Allagash Brewing Co. is always one of the first craft brewers in the country to put its name to water conservation and cleanup efforts. Just this year it signed a letter to save the Clean Water Act and was one of the founding members of the Maine Brewshed Alliance. This week, Allagash is at it again with a pledge to donate ten cents for every barrel of beer brewed to Sebago Clean Waters (SCW), a collaborative effort of nine conservation organizations working to protect water quality, community well-being, a vibrant economy, and fish and wildlife in the Sebago region through voluntary forestland conservation.
At an amount of approximately $10,000 per year, these funds will go directly toward helping SCW preserve the quality of the drinking water in Sebago Lake.
“We know that we’re lucky to have access to such pristine water, both as brewers and as people living in Maine,” said Rob Tod, Founder of Allagash Brewing Company. “We believe access to clean water is a right, and we want to help preserve it for generations to come. We’re proud to partner with Sebago Clean Waters to help make this a reality.”
Portland draws its water from Sebago Lake, located just northwest of the city. One out of six Mainers (more than 200,000 people) and Maine’s fastest growing businesses depend on Sebago Lake for their drinking water. The lake supplies 22 million gallons of clean drinking water per day.
“Sebago Lake is an extraordinary resource and we have the opportunity to keep it that way,” said Karen Young of Sebago Clean Waters. “By conserving its watershed forests, we’re ensuring that they continue to keep our water clean. Plus, much of that land is working forest that will be open to the public outdoor activities like hiking, mountain biking, and fishing.”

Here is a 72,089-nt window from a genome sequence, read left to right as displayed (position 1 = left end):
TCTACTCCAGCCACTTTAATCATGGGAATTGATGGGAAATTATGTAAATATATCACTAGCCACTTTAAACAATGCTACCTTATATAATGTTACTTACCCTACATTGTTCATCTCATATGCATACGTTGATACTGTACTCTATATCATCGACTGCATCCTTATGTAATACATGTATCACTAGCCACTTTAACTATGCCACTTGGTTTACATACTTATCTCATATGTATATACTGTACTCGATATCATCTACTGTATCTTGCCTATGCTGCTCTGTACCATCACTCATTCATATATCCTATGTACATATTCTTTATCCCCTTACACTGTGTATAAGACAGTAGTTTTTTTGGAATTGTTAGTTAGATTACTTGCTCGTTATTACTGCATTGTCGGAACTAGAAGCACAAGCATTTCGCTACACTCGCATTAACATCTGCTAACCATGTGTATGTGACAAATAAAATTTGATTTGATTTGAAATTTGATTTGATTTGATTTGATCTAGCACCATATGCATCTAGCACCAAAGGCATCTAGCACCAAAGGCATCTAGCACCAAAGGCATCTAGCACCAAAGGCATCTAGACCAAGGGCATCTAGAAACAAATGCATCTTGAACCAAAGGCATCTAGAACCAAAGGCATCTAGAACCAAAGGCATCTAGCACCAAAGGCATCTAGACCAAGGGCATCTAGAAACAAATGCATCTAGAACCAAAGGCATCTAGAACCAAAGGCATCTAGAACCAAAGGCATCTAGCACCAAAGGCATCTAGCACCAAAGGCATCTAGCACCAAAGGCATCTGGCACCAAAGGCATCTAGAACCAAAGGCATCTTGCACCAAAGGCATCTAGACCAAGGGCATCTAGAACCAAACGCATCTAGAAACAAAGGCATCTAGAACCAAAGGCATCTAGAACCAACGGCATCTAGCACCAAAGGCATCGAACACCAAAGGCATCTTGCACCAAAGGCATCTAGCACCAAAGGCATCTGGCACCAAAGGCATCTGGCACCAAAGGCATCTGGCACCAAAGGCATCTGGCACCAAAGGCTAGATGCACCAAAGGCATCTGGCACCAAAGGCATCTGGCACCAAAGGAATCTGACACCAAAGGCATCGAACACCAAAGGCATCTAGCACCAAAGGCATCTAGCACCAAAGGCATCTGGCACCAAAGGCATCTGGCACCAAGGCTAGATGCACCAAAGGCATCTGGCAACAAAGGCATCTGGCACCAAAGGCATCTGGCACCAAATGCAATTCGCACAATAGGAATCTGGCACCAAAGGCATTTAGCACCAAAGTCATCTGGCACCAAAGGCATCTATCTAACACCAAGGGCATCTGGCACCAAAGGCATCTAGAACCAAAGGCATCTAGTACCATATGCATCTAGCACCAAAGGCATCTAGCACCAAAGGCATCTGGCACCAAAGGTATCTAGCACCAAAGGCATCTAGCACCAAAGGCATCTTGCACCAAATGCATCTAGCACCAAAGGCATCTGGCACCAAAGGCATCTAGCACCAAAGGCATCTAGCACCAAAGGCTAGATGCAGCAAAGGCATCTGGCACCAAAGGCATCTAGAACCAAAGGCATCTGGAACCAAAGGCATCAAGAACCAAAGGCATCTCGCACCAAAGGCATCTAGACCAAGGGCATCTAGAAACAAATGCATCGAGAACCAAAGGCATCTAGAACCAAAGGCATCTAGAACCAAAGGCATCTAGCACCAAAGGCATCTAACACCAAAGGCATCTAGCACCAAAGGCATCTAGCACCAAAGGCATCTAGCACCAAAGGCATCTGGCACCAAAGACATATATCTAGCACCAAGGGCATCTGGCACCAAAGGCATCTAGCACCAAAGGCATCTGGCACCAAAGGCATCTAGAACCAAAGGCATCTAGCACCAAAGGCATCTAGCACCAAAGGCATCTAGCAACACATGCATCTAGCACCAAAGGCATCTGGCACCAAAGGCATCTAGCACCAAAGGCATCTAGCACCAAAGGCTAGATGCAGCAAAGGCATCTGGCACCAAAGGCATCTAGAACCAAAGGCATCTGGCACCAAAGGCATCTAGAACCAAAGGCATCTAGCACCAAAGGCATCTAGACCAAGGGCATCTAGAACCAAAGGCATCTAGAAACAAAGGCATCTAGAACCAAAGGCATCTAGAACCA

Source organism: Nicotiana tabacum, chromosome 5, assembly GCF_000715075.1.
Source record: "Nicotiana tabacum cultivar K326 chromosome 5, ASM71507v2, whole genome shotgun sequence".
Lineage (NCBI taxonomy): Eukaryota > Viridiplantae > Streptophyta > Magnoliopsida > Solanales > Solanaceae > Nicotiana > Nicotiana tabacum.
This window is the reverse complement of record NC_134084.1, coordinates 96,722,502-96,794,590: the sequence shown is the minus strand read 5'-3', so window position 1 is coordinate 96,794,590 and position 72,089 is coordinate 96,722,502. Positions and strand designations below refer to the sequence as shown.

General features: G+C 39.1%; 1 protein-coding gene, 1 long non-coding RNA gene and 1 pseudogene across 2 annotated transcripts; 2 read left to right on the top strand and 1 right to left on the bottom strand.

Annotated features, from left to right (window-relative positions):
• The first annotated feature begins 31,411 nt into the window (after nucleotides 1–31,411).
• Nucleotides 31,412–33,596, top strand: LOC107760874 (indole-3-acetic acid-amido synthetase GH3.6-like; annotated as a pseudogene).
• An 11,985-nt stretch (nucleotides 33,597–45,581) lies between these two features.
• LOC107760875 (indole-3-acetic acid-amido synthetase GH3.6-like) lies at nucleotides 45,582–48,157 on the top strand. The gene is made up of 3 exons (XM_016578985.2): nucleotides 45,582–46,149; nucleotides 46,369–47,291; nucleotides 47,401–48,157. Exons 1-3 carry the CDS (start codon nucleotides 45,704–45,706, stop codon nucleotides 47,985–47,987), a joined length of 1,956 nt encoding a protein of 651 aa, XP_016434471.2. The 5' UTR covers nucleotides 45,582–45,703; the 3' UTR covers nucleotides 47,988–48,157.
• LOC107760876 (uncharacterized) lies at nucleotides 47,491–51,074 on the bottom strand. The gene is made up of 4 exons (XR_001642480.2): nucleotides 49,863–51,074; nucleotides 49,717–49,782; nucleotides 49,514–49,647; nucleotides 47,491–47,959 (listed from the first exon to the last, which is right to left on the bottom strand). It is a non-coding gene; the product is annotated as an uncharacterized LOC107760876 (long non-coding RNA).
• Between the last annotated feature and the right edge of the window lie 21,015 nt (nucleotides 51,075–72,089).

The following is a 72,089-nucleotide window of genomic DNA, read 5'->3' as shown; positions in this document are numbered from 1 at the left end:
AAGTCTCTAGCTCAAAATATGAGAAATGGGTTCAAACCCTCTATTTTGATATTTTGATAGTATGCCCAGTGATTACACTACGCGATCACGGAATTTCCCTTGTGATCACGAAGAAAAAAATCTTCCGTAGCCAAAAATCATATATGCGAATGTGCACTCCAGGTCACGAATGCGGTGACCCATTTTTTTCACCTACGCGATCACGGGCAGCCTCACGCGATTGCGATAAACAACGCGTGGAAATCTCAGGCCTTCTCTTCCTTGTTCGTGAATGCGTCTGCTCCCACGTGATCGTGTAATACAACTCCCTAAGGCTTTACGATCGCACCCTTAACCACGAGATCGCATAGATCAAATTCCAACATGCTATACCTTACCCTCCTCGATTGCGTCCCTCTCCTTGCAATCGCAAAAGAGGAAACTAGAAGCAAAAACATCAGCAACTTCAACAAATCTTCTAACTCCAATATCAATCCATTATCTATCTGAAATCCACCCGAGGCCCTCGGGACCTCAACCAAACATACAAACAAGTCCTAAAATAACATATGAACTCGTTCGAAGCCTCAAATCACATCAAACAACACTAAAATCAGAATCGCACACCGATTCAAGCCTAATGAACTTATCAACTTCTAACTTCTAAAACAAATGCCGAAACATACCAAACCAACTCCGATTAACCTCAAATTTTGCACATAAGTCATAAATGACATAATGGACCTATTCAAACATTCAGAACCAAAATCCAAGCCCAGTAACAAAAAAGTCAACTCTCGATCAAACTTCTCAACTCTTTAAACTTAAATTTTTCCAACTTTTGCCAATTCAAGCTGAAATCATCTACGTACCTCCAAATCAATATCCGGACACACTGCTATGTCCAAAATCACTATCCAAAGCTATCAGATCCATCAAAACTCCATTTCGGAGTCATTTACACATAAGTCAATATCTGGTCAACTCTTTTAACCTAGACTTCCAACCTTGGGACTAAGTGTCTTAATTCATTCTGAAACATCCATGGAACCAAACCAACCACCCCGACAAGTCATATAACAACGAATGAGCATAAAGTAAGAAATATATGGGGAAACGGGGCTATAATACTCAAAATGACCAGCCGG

That clean water is largely due to the forests that surround the lake—84% of the 234,000-acre Sebago watershed is covered by forests. The goal of the SCW and Allagash partnership is to conserve more forests surrounding the lakes, streams, and rivers that feed Sebago Lake. Currently, only 10% of Sebago watershed forests is permanently conserved.
“Sebago Lake is so pure that it is one of only 50 public surface water supplies in the entire country that require no filtration before treatment,” said Paul Hunt, the Portland Water District’s Environmental Services Manager. “The forests are the natural filtration plant for Sebago Lake. Keeping it clean and naturally filtered like this means that our water is safer, less expensive, and tastes better than if the lake were degraded and we had to filter it artificially.”
SCW aims to conserve 35,000 acres (15% more) of the watershed in the next 15 years. SCW’s goal is to raise a $15 million Water Fund from water users and others to support this conservation work. Every $1 invested in forestland conservation in the Sebago region provides up to $8 in community benefits.